Not only do those pro sports partnerships give students a chance to broadcast games on the radio or a livestream for these local teams, but students can also gain practical experience with the two organizations in other areas, such as ticket sales, business operations, in-game entertainment, and more. Students can also call games for Rowan’s athletic teams or be a DJ or talk show host on the university’s award-winning radio station, 89.7-FM, WGLS. The university’s athletic communications office and television stations also give students a chance to participate in live sports broadcasts and other productions, both in front of the camera and behind the scenes.
Hartman, 61, is a Moorestown, NJ, resident and product of Ithaca College. Along with his role at Rowan, he’s also a Camp Director for Play-by-Play Sports Broadcasting Camps, which offers kids, 10-18, the opportunity to learn from industry professionals in about a dozen cities throughout the country. He also owns his own full-service production company, Talow Media Group, LLC, which specializes in unscripted sports programming. He’s been married to his wife Lauren since 1993 and has two children: Talia, 21, a senior at the University of Maryland; and Owen, 20, a sophomore football player at Johns Hopkins.
October 1, 1997. Comcast SportsNet hits the Philadelphia market under the direction of Jack Williams, the network’s CEO.
Gudel came to CSN from the nation’s first-ever regional sports network, Prime Ticket, in Los Angeles where she had worked for two years. That was her second gig in the industry after her first stop in Pocatello, ID. When she was offered the job in Philadelphia, she simultaneously had a more lucrative job offer at another new network that was popping up in Washington D.C. – Home Team Sports (HTS).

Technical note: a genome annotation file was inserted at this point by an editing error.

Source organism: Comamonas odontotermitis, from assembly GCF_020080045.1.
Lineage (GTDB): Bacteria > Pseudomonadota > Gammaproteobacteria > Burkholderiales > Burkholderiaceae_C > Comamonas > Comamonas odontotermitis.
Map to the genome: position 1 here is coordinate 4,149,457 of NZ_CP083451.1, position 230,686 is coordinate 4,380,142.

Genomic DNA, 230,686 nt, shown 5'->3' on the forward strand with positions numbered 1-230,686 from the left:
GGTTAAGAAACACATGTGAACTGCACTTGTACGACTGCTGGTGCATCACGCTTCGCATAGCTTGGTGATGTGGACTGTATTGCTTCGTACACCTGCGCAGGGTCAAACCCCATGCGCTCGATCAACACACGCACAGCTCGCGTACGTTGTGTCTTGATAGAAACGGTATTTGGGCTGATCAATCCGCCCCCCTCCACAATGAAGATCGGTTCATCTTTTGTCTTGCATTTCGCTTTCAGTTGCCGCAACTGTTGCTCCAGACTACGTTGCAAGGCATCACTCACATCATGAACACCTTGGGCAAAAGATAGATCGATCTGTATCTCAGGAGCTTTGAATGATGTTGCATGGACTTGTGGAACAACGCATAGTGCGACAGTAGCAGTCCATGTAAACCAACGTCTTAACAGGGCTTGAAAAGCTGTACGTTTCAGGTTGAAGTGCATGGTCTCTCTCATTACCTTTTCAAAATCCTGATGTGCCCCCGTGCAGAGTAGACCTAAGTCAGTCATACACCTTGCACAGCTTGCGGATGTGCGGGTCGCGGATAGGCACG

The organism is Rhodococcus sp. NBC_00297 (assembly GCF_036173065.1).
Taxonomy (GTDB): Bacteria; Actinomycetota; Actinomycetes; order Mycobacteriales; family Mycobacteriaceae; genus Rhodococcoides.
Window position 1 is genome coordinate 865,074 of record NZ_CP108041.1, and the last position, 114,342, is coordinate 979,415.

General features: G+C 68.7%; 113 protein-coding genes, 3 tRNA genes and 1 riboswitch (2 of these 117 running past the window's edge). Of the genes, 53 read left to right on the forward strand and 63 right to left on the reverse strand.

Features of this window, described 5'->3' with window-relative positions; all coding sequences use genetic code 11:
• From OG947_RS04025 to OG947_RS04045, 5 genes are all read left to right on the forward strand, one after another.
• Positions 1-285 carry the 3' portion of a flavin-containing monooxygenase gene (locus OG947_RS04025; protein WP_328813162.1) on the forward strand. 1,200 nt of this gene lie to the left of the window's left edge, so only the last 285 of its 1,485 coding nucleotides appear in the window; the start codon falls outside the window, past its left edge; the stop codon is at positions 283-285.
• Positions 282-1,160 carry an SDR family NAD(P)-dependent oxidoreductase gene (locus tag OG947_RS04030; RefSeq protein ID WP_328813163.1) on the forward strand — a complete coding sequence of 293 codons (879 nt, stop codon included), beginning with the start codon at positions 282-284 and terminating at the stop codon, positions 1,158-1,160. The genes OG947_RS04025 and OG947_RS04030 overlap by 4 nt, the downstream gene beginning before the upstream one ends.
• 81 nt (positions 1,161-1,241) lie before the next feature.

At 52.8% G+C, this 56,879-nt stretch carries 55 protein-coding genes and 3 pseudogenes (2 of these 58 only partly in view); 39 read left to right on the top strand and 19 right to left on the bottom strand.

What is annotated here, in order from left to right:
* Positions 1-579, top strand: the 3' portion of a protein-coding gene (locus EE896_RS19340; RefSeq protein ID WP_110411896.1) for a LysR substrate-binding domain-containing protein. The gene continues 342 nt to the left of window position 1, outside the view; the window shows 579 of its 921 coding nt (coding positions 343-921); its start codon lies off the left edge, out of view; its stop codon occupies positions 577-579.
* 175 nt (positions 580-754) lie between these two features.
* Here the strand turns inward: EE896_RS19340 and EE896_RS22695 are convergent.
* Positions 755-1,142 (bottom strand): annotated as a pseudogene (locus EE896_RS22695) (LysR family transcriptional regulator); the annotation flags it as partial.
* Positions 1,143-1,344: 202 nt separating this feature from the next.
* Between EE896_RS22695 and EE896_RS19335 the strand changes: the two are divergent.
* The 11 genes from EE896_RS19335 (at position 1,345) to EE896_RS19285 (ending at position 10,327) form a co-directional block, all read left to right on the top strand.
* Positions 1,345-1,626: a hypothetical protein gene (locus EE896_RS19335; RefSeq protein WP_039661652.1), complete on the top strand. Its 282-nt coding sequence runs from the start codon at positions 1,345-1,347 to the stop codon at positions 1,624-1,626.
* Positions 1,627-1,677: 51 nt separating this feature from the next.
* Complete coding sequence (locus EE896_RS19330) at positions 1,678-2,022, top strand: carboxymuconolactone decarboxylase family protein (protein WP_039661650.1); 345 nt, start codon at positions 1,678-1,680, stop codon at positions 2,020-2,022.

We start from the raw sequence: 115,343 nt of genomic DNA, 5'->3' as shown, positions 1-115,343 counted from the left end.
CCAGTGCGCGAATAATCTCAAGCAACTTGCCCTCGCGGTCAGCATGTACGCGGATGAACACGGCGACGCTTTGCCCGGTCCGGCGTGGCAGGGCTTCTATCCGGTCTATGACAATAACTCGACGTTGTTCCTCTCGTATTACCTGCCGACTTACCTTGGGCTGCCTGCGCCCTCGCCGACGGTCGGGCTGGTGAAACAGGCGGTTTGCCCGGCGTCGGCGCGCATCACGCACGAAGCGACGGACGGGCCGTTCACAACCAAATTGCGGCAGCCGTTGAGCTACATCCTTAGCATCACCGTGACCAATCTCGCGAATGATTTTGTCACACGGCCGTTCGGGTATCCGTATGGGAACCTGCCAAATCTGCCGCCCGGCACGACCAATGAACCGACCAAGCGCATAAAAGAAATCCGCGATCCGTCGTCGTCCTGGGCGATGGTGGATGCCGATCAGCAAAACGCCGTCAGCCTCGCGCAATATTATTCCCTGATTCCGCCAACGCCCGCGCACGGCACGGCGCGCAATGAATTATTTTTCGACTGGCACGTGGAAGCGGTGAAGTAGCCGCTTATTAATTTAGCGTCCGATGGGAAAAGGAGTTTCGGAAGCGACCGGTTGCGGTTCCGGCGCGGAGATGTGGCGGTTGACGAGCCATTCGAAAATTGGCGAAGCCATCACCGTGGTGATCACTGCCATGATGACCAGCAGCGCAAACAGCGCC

“I don’t remember that there was one exact thing, but I know that Jack made me feel like I was going to be part of something that really would take the city by storm,” said Gudel, who was Philadelphia’s first full-time female TV sports anchor. “(In Philadelphia), people actually cared about what you were doing and you could make an impact. That was really the biggest thing for me. I did get concerned that when I took the job I was going to be the outsider… ‘She knows nothing about Philly. She’s just a chick from L.A.’
“There were two things that helped. One, we were new, and the focus was on the network not the individuals, which I loved. The other part was Neil.
We would have a one-hour show and we’d have 20 minutes left and no script and Neil could just wing it. He carried me through that early part and he never embarrassed me. It was always about us being the best we could be. I had a great appreciation for that.”